“Practice a non-conventional medicine (CCM) is not easy legally speaking”, explains Isabelle Robard, a lawyer specializing in health law
“On the one hand, health professionals can, under certain conditions, enrich their practice of MNC, but they are sometimes pursued by the College of physicians for insufficiently proven therapeutic or quackery! On the other, medical or paramedical, practitioners with an activity that can sometimes be considered to be medical, are occasionally prosecuted for illegal practice of medicine. The lack of clear regulation supports litigation.
” The most practices courantesMais so, who can do what under the law? This is a non-exhaustive overview of the situation for the MNC the more common.
● acupuncture cannot be exercised legally by doctors and midwives who graduated University (DU) or Interuniversity (IUD) issued by a many faculties of medicine. ● homeopathy is reserved for doctors, midwives, dentists, and veterinarians hold a degree from a university or institution approved by the State. Pharmacists can attend the course and obtaining a certificate in homeopathy. They can advise, but not prescribing. ● osteopathy and chiropractic.
Doctors, physiotherapists, midwives and nurses have access to a diploma in osteopathy (DO) issued by authorized institutes or universities. It’s a title but not a diploma State.
● the ‘therapeutic touch’ or relational massage can be practiced by physical therapists, nurses and therapists, regardless of degree.
● for hypnosis, there are many training academics and a private Institute (french Institute of hypnosis) dedicated to health workers, but no training nor State diploma are required, while the jurisprudence considers hypnosis as a medical procedure. The College of physicians attentifCette absurd situation is the lot of many MNC.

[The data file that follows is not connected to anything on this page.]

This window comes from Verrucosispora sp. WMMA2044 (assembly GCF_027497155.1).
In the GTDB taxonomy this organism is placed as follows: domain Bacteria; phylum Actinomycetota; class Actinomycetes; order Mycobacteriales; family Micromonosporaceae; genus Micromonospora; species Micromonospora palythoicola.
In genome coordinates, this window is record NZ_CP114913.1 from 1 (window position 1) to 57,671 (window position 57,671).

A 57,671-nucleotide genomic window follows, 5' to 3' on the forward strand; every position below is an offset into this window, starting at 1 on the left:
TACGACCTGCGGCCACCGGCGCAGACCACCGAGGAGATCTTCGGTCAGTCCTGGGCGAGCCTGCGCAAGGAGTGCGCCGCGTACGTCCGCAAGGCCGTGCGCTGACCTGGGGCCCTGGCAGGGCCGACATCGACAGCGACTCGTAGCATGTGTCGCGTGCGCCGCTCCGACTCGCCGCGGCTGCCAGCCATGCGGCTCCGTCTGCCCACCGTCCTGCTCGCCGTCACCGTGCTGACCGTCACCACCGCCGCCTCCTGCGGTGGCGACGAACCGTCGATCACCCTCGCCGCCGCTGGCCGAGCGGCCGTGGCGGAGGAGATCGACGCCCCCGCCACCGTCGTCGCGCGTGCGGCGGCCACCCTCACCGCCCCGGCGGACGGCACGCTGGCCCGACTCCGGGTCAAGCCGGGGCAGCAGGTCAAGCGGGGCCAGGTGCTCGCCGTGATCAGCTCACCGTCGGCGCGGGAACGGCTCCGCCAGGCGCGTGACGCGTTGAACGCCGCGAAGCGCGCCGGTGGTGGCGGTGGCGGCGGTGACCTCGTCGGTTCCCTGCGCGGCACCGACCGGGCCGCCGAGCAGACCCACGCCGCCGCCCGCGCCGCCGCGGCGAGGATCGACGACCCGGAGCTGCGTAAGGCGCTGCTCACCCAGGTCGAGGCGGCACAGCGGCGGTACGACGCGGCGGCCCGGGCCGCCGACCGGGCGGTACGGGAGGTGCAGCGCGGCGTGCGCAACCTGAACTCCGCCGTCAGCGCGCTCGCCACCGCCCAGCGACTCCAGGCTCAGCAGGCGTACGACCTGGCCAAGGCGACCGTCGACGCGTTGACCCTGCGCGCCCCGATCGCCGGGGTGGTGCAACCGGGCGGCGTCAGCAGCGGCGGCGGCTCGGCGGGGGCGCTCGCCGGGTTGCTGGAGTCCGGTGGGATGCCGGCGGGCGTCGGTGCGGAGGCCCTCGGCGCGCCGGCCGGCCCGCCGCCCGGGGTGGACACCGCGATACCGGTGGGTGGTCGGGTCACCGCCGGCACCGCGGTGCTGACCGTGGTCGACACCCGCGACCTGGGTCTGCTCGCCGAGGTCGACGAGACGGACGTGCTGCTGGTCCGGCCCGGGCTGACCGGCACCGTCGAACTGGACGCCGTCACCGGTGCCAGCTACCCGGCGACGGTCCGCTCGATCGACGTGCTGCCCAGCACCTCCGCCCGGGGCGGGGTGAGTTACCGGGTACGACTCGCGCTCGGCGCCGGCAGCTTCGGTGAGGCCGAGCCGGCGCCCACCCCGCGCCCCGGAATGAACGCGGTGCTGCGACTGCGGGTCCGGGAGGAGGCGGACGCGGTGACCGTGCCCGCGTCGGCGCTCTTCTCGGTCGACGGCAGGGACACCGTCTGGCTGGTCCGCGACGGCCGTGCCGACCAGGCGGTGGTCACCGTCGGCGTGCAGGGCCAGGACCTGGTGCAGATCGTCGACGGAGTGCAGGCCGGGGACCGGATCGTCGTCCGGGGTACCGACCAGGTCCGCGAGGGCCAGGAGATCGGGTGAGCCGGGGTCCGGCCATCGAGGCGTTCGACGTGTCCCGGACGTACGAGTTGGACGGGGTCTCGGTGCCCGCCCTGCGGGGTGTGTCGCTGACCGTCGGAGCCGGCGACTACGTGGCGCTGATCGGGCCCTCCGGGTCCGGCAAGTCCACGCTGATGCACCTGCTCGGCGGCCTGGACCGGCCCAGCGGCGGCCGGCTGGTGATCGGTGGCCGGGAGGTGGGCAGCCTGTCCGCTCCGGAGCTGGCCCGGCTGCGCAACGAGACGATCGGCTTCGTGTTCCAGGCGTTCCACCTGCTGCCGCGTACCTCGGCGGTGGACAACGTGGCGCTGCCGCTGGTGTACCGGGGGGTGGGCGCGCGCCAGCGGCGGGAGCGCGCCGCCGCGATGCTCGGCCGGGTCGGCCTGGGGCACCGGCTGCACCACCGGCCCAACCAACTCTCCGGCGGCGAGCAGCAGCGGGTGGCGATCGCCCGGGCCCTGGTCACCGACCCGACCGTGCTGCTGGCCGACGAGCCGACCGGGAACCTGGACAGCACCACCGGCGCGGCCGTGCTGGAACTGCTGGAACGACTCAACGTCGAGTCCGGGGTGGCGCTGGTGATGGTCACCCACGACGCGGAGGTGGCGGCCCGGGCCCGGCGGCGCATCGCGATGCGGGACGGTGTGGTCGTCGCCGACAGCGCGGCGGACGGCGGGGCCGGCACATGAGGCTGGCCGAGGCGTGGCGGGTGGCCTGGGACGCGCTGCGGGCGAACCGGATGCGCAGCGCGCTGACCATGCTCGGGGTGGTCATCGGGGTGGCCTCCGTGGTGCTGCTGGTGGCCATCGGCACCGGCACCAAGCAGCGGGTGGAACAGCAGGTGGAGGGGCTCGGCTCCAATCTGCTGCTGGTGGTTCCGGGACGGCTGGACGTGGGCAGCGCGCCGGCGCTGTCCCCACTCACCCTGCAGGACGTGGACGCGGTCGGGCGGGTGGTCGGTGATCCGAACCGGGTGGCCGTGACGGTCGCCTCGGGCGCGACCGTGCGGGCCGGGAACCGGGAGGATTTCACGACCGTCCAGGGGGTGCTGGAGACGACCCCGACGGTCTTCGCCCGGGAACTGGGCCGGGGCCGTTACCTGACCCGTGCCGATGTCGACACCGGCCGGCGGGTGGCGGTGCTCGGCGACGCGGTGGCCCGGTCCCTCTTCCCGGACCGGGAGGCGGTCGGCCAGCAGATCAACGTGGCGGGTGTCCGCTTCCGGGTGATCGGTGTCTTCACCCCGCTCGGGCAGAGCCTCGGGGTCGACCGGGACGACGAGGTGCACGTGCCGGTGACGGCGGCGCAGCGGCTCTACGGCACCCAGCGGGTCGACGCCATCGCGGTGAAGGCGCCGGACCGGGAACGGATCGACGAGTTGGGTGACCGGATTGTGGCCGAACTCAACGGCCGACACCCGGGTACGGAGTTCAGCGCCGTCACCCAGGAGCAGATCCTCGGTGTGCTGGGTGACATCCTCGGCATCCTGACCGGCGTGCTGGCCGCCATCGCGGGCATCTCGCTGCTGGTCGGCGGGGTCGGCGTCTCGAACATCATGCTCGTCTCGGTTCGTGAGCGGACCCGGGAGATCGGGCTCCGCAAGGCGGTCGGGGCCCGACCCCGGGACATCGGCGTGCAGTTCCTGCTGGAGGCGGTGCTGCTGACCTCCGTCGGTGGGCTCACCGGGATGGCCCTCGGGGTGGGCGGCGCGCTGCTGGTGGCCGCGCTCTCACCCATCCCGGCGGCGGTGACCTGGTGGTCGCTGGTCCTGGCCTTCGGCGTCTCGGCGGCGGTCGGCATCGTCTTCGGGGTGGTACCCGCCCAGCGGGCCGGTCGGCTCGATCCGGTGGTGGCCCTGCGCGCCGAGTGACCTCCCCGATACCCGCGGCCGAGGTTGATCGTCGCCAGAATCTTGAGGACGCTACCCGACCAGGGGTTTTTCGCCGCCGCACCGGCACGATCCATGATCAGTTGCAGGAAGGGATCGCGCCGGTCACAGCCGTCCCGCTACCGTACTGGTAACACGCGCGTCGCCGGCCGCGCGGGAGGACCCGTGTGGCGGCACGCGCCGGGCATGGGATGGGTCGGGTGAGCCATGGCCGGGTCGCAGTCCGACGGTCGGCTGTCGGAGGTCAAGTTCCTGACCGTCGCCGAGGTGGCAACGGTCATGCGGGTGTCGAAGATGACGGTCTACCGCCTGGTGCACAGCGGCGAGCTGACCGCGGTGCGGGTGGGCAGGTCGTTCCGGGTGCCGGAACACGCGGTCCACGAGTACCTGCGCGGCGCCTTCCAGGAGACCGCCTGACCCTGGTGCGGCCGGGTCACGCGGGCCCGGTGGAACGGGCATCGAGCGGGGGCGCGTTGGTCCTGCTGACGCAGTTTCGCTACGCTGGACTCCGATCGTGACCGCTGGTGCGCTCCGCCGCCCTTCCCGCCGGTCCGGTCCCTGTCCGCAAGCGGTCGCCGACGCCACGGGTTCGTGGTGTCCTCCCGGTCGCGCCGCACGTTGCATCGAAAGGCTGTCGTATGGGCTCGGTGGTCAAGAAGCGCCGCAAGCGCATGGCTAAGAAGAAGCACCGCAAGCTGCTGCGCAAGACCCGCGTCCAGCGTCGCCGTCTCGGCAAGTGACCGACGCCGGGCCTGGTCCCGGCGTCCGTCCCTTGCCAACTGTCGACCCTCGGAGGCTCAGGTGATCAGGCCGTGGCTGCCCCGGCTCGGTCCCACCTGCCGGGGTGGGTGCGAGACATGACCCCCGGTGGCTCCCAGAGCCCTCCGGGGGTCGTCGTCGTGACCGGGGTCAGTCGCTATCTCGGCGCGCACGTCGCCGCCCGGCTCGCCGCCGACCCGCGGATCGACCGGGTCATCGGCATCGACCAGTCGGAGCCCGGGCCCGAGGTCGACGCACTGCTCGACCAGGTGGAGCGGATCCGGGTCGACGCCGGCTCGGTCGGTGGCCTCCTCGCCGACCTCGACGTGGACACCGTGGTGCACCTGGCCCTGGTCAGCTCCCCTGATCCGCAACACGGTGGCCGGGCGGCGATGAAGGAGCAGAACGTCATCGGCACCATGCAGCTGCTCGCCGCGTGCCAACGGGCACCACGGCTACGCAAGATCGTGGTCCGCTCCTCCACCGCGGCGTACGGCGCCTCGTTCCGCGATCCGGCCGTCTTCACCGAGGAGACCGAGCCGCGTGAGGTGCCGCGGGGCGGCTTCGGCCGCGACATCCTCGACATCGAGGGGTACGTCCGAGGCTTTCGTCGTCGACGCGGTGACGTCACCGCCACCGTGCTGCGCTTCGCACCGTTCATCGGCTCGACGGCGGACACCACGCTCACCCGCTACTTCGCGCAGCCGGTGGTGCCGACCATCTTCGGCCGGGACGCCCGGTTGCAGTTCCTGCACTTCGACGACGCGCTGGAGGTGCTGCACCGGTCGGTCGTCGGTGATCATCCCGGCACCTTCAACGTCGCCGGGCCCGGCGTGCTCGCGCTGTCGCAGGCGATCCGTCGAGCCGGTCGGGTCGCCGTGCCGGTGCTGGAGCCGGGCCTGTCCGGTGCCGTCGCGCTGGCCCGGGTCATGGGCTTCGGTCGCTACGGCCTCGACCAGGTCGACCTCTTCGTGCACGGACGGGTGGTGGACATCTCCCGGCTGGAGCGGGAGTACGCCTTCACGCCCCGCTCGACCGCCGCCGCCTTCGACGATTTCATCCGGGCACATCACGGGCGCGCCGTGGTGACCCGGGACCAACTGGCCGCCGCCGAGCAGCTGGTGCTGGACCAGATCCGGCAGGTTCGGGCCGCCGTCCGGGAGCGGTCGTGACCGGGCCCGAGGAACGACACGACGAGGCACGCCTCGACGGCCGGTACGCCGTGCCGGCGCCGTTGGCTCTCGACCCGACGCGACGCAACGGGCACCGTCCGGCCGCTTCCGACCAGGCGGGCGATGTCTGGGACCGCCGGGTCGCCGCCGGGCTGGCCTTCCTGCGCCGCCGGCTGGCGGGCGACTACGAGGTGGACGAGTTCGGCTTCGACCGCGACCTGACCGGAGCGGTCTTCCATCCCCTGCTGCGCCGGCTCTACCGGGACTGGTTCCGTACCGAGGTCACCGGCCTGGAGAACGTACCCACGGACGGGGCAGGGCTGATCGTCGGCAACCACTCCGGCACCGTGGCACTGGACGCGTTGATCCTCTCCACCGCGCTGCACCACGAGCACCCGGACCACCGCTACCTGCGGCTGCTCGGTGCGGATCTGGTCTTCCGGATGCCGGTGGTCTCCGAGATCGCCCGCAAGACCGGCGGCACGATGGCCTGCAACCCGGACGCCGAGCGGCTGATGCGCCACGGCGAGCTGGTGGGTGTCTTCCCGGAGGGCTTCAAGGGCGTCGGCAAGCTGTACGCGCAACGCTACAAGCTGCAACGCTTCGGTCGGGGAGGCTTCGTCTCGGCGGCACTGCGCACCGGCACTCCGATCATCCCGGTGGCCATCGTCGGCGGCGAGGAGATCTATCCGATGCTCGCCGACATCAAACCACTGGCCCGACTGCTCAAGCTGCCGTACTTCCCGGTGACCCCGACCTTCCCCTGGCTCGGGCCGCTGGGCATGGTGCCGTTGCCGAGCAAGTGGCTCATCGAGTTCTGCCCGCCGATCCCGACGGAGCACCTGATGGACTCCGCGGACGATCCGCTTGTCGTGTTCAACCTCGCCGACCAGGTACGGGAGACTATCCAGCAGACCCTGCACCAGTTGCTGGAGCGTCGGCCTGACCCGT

Fortunately, in the absence of a legal or regulatory framework, trade unions and associations of mesotherapists, sophrologists.. .. organize by themselves by creating training and ad hoc graduates. But nothing is officially recognized by the State.
For doctors, the practice remains risky. Less unconventional therapy has proven its scientific, more the order of the doctors will listen. For a doctor, for example, acupuncture is less risky than ozone (treatment by ozone at low concentration). “Several ozonotherapeutes were prosecuted for charlatanism in France, while in Germany their actions are reimbursed by social security”, explains Me Isabelle Robard. Current practices, such homeopathy, can also lead to charges.
In 2007, a famous homeopath was convicted of quackery.
In the end, the no caregivers are most attracted to the exercise of the MNC while regulation has almost nothing for them. Only the practice of osteopathy and chiropractic was legalized by Kouchner of the 2002 law. For other practitioners flat the risk of illegal practice of medicine. Some are clearly immersed in the illegality. Others are on the razor’s edge. They appear as experts of well-being, while their practices are clearly care. . .